For the distanced friend or relative, the wake is probably the best part of the funeral, for the close family member, it’s probably one of the most stressful. Wakes have become synonymous with funerals Europe for hundreds of years. They offer family and friends a place to meet after the service, and particularly after a deeply religious or spiritual ceremony can bring everyone back down to earth a bit.
Like many things in life, Wakes can vary in size and duration. While some people want the wake to be over as soon as it started with as little people there as possible, some people find that a long (and often boozy) send off with everyone that deceased knew in attendance works best. For example, this Killorglin send-off at Falvey’s Bar. (Be prepared for some coarse language)
What is a wake?
It is a time when family and friends can meet and get a chance to talk about the recently deceased in an informal atmosphere. If a viewing is arranged, guests will be able to say goodbye. In some cases, the wake is seen as a more celebratory occasion – like an anti-party for the dead.
Compared to the actual service, a wake tends to be less strict on what can actually happen. They don’t need to have an order in who things take place.
In many families and cultures, it’s traditional to have a wake at somebody’s house. Other people want to have it at a village hall, private room in a pub (which can normally be free, if guests are buying drinks) etc. It’s important to try and get an idea of who is coming. That way you don’t have the banquet hall at the pub booked out for 5 people. A good rule is, it’s better to have too much space rather than not enough.
Wherever you hold it, you should tell people before the funeral of plans to have a wake, so people can make plan arrangements etc. Some families may have a private wake after a public funeral and vice versa, some may even opt for both. Whatever you decide to do, make sure suitable announcements are made. Announcements of wakes can be made via local media (obituary), social media, word of mouth etc.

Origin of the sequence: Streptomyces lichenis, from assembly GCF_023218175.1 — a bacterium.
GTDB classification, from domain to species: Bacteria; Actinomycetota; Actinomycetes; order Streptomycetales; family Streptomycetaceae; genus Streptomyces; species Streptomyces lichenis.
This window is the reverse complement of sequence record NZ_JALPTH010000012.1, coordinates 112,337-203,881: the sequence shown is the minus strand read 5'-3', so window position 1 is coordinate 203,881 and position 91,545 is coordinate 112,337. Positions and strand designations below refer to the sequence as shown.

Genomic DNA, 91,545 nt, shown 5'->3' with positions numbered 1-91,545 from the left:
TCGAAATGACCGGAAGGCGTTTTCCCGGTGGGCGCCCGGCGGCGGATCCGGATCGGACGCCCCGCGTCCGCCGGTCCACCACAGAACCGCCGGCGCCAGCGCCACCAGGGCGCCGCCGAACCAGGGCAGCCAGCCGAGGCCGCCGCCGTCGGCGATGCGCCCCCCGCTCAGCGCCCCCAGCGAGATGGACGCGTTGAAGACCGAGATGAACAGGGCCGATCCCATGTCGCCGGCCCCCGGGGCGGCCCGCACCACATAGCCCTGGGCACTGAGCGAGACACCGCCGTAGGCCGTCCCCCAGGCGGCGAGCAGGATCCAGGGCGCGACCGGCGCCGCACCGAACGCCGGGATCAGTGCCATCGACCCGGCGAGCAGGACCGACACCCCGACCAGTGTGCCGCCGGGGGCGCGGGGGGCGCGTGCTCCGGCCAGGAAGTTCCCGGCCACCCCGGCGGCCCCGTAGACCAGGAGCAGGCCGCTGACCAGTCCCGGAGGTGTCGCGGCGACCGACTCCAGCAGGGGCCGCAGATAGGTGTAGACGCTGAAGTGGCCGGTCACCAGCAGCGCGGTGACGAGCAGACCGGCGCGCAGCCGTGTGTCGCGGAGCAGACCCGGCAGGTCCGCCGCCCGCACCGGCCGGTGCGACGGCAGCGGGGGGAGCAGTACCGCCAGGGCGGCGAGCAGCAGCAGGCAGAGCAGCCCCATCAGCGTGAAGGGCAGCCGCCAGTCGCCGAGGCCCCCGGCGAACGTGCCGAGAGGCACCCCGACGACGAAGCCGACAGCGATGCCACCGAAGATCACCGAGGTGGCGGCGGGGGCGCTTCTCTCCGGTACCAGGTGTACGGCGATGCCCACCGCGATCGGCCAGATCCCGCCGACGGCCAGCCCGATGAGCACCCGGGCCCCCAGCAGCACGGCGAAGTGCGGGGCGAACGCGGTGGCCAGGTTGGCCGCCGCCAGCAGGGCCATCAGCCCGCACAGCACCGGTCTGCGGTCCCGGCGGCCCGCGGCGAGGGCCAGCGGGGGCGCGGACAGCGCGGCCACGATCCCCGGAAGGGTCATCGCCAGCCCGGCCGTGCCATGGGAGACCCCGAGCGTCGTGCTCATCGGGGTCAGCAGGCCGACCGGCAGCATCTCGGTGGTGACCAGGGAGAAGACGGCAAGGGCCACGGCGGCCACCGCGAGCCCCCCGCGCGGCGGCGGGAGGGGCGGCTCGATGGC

Make sure you book the venue in advance, decorate appropriately – if you are even decorating at all. People may also expect some sort of catering, since they may have travelled or eill be travelling far.
The general idea is, that being there to discuss memories and offering condolences is ‘entertainment’ enough, but, times change, your guests want to something else to keep their mind on, or off, the recent events. Should you decide that the hushed tones of reverence are not enough, then a collection of photos or music may be suitable without being too intrusive.
It is important to remember that the wake is still, technically part of the funeral. So it is important to consider what everyone may want to get out of it. Try not to keep the mood too exact or restricting.
A topic of such controversy at wakes all over the world that it gets its own heading. For some, it’s an absolute no but for others, it’s a must. For example, at a Japanese wake, guests are encouraged to drink until they are happy with memories of the deceased. Irish comedian Dave Allen says “In Ireland when somebody dies, we lay ‘em out and watch ‘em for a couple of days… and there’s drinking and dancing and all the food you can eat.”
With some religious ceremonies, alcohol is not allowed at all. In the instance of a particularly tragic or sad death when emotions are running high, alcohol probably isn’t a good idea, but then people probably wouldn’t want to drink anyway.
Unless there are specific requests or reasons not to, people will probably expect the opportunity to have a drink on behalf of the deceased.
Every aspect or organising a wake or funeral can be challenging. Although we can’t always anticipate what will happen it’s never a bad idea to try and get things planned ahead of time. That way, you aren’t simply ironing out the details, but making sure that everything you want to happen will happen.